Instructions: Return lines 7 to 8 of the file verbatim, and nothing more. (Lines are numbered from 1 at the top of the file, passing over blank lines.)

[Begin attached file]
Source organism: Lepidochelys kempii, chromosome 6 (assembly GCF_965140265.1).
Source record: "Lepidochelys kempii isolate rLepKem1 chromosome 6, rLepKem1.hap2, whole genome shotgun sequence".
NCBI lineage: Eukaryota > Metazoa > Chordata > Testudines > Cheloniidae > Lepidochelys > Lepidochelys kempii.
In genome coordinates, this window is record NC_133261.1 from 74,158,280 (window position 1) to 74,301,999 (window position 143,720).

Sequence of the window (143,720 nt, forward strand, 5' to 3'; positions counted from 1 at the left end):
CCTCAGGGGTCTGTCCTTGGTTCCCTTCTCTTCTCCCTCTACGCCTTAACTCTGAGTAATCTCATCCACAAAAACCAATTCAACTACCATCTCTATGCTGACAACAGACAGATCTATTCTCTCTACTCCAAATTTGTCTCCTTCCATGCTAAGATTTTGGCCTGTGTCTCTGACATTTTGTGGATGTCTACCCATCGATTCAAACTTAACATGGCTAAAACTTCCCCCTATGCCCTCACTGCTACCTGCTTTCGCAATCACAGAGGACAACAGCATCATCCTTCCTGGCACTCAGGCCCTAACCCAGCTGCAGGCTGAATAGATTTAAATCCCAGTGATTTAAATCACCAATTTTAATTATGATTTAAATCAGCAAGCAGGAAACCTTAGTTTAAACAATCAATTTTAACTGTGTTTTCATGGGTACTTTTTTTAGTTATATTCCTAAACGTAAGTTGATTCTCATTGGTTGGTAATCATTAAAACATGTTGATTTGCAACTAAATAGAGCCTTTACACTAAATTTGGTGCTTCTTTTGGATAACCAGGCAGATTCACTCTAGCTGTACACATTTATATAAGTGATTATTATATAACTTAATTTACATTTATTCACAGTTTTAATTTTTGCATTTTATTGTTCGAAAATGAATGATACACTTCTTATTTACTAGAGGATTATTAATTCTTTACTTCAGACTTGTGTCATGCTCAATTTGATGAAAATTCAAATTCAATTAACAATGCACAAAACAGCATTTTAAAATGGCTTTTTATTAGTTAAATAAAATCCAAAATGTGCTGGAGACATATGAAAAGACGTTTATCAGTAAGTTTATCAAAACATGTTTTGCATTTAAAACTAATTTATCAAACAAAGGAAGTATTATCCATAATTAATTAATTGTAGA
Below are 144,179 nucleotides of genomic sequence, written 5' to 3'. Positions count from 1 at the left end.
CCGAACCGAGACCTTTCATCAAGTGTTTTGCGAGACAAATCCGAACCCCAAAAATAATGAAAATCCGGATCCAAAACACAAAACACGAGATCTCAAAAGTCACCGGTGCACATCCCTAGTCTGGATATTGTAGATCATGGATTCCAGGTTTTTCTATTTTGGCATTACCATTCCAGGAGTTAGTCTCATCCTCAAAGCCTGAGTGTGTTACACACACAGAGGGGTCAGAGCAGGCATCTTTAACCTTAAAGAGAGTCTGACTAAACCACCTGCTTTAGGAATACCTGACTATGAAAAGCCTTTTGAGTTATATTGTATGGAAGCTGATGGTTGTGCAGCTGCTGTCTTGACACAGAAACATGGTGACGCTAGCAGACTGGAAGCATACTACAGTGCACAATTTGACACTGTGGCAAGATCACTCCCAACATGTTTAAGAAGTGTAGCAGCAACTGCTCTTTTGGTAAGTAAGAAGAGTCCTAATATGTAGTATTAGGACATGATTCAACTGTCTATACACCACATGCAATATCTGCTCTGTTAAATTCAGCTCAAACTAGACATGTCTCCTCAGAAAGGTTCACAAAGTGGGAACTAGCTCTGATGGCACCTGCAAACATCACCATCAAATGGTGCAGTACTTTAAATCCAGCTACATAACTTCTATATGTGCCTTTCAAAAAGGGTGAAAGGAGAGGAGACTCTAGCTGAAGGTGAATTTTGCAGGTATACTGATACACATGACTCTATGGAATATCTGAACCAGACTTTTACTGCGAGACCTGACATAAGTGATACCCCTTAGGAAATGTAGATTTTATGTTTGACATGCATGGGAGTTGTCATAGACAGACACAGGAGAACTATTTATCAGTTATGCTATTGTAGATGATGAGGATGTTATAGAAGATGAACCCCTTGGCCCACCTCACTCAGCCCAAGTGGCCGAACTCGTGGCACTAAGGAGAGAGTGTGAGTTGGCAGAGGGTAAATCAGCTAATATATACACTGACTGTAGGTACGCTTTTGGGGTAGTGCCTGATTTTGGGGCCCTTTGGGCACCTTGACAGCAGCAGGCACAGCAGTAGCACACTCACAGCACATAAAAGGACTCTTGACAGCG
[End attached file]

Below are 144,179 nucleotides of genomic sequence, written 5' to 3'. Positions count from 1 at the left end.
CCGAACCGAGACCTTTCATCAAGTGTTTTGCGAGACAAATCCGAACCCCAAAAATAATGAAAATCCGGATCCAAAACACAAAACACGAGATCTCAAAAGTCACCGGTGCACATCCCTAGTCTGGATATTGTAGATCATGGATTCCAGGTTTTTCTATTTTGGCATTACCATTCCAGGAGTTAGTCTCATCCTCAAAGCCTGAGTGTGTTACACACACAGAGGGGTCAGAGCAGGCATCTTTAACCTTAAAGAGAGTCTGACTAAACCACCTGCTTTAGGAATACCTGACTATGAAAAGCCTTTTGAGTTATATTGTATGGAAGCTGATGGTTGTGCAGCTGCTGTCTTGACACAGAAACATGGTGACGCTAGCAGACTGGAAGCATACTACAGTGCACAATTTGACACTGTGGCAAGATCACTCCCAACATGTTTAAGAAGTGTAGCAGCAACTGCTCTTTTGGTAAGTAAGAAGAGTCCTAATATGTAGTATTAGGACATGATTCAACTGTCTATACACCACATGCAATATCTGCTCTGTTAAATTCAGCTCAAACTAGACATGTCTCCTCAGAAAGGTTCACAAAGTGGGAACTAGCTCTGATGGCACCTGCAAACATCACCATCAAATGGTGCAGTACTTTAAATCCAGCTACATAACTTCTATATGTGCCTTTCAAAAAGGGTGAAAGGAGAGGAGACTCTAGCTGAAGGTGAATTTTGCAGGTATACTGATACACATGACTCTATGGAATATCTGAACCAGACTTTTACTGCGAGACCTGACATAAGTGATACCCCTTAGGAAATGTAGATTTTATGTTTGACATGCATGGGAGTTGTCATAGACAGACACAGGAGAACTATTTATCAGTTATGCTATTGTAGATGATGAGGATGTTATAGAAGATGAACCCCTTGGCCCACCTCACTCAGCCCAAGTGGCCGAACTCGTGGCACTAAGGAGAGAGTGTGAGTTGGCAGAGGGTAAATCAGCTAATATATACACTGACTGTAGGTACGCTTTTGGGGTAGTGCCTGATTTTGGGGCCCTTTGGGCACCTTGACAGCAGCAGGCACAGCAGTAGCACACTCACAGCACATAAAAGGACTCTTGACAGCG